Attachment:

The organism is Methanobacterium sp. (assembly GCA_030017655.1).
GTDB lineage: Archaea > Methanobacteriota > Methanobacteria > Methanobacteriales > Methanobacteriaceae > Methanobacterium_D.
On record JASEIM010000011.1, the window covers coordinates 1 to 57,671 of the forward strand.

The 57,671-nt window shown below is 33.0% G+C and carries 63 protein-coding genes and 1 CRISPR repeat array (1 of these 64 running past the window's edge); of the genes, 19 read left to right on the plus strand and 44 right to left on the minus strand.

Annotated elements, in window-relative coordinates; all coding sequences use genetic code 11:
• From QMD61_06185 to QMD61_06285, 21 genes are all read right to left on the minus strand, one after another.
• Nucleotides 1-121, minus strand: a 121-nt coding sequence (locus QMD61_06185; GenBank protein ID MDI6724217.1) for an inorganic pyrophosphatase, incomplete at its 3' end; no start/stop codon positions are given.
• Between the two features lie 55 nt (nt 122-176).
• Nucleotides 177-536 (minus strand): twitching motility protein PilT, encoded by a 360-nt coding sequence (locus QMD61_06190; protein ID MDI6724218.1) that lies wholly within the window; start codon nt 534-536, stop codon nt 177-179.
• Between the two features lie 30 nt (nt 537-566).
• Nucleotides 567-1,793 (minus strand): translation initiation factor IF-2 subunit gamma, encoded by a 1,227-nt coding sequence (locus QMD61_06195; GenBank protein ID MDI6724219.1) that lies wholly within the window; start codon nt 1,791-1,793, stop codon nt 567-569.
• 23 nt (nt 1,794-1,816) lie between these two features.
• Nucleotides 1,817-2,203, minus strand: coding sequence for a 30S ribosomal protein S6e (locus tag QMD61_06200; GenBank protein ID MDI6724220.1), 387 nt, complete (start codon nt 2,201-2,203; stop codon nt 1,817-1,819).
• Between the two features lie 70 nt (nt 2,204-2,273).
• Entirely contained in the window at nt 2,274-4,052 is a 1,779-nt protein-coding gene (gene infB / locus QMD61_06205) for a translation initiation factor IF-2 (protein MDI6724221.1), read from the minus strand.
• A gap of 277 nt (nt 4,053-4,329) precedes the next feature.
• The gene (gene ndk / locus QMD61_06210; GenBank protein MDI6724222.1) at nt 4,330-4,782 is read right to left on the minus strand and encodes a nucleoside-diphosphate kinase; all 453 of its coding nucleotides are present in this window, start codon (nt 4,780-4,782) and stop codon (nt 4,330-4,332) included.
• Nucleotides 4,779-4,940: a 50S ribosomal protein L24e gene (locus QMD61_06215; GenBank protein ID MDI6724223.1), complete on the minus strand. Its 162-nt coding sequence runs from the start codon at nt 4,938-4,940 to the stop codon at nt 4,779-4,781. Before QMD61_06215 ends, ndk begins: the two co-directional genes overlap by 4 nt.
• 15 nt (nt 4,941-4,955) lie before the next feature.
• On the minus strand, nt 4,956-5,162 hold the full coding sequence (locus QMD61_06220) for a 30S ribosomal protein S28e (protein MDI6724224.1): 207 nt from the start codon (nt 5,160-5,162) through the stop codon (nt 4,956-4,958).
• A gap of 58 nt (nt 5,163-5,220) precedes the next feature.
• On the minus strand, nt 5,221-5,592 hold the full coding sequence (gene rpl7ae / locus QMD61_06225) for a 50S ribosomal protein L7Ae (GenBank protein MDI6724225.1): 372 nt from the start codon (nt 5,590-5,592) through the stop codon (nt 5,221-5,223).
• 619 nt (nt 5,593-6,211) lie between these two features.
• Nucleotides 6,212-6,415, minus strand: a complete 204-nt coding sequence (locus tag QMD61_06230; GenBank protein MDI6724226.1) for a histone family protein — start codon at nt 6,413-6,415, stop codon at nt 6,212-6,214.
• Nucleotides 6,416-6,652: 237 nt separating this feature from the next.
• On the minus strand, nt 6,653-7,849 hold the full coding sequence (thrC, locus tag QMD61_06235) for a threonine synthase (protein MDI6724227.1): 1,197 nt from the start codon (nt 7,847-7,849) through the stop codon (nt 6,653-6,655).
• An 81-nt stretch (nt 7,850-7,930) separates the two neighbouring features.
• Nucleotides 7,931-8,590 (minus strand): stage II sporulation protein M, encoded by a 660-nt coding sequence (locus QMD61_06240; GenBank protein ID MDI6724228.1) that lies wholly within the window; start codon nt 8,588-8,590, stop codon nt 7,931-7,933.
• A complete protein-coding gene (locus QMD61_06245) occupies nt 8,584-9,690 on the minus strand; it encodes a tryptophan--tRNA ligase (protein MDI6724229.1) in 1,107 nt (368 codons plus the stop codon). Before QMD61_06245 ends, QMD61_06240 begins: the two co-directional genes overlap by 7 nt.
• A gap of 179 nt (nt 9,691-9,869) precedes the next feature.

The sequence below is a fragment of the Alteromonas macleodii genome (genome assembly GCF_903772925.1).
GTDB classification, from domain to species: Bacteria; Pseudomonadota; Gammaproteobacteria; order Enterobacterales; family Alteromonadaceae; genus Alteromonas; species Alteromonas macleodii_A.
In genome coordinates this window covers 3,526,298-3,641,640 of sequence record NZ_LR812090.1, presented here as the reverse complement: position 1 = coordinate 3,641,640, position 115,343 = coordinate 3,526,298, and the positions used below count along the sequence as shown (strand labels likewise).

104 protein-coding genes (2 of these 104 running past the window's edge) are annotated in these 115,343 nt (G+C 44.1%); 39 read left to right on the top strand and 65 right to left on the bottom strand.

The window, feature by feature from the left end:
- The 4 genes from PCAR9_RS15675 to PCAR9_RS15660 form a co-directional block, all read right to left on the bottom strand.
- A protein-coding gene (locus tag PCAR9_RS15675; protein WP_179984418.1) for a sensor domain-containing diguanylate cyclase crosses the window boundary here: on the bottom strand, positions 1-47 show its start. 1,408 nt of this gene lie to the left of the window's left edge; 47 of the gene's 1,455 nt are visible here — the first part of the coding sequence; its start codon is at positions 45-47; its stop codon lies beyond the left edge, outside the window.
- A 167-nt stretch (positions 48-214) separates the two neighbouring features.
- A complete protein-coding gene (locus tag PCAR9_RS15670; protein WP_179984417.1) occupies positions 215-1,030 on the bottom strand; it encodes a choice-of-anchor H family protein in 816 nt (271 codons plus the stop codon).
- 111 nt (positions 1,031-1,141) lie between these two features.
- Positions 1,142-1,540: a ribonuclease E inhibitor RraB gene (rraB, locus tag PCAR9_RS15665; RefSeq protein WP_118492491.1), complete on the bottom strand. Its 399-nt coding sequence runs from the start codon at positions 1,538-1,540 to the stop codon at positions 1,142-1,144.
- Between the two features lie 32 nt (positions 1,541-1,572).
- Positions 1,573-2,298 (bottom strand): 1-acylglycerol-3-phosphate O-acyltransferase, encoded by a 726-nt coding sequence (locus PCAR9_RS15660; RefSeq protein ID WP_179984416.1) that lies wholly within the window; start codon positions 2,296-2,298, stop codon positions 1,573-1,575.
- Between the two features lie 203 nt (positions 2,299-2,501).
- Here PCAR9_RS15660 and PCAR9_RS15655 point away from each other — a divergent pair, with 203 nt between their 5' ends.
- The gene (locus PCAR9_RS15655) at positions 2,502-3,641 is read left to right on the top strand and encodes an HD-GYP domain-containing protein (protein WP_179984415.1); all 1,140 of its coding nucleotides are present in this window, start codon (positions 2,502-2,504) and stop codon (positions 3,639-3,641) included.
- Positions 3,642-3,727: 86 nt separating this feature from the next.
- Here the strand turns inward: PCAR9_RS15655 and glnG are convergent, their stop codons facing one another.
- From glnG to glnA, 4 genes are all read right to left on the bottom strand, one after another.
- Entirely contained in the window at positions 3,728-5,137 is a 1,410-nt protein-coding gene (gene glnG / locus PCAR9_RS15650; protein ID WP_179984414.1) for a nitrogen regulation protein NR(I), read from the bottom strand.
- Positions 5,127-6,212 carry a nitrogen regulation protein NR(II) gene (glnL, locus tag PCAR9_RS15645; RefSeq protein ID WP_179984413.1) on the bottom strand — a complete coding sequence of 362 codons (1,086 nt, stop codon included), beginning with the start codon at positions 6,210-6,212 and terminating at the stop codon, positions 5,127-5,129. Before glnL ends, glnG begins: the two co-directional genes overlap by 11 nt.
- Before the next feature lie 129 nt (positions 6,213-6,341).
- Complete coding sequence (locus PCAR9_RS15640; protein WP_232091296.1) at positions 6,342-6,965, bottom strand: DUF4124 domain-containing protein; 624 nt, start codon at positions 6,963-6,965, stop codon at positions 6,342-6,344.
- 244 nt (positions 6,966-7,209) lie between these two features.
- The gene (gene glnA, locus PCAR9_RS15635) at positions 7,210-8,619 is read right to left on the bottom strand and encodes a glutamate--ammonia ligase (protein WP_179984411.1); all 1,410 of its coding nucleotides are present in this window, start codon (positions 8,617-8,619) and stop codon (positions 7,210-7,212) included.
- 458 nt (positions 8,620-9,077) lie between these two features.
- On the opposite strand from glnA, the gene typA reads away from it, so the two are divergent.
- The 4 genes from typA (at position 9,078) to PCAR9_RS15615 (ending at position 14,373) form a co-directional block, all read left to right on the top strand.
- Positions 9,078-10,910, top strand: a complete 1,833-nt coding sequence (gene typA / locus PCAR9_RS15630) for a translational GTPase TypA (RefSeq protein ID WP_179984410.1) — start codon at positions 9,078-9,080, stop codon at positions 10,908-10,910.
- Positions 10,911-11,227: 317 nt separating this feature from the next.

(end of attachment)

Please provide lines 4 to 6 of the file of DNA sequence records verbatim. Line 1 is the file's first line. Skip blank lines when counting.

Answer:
The 57,671-nt window shown below is 33.0% G+C and carries 63 protein-coding genes and 1 CRISPR repeat array (1 of these 64 running past the window's edge); of the genes, 19 read left to right on the plus strand and 44 right to left on the minus strand.

Annotated elements, in window-relative coordinates; all coding sequences use genetic code 11:
• From QMD61_06185 to QMD61_06285, 21 genes are all read right to left on the minus strand, one after another.